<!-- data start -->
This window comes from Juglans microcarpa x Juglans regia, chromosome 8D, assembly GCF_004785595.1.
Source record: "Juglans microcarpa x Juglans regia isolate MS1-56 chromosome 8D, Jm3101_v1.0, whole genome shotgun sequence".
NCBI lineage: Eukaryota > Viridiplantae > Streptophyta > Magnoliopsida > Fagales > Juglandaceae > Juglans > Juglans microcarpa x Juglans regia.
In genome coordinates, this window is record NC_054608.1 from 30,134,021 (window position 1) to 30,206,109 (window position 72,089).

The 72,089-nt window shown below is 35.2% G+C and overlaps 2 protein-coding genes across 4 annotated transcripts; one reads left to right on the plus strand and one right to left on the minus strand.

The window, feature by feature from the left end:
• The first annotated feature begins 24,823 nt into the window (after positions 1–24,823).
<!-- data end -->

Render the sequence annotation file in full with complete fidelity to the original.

This window comes from Juglans microcarpa x Juglans regia, chromosome 8D, assembly GCF_004785595.1.
Source record: "Juglans microcarpa x Juglans regia isolate MS1-56 chromosome 8D, Jm3101_v1.0, whole genome shotgun sequence".
NCBI lineage: Eukaryota > Viridiplantae > Streptophyta > Magnoliopsida > Fagales > Juglandaceae > Juglans > Juglans microcarpa x Juglans regia.
In genome coordinates, this window is record NC_054608.1 from 30,134,021 (window position 1) to 30,206,109 (window position 72,089).

The 72,089-nt window shown below is 35.2% G+C and overlaps 2 protein-coding genes across 4 annotated transcripts; one reads left to right on the plus strand and one right to left on the minus strand.

The window, feature by feature from the left end:
• The first annotated feature begins 24,823 nt into the window (after positions 1–24,823).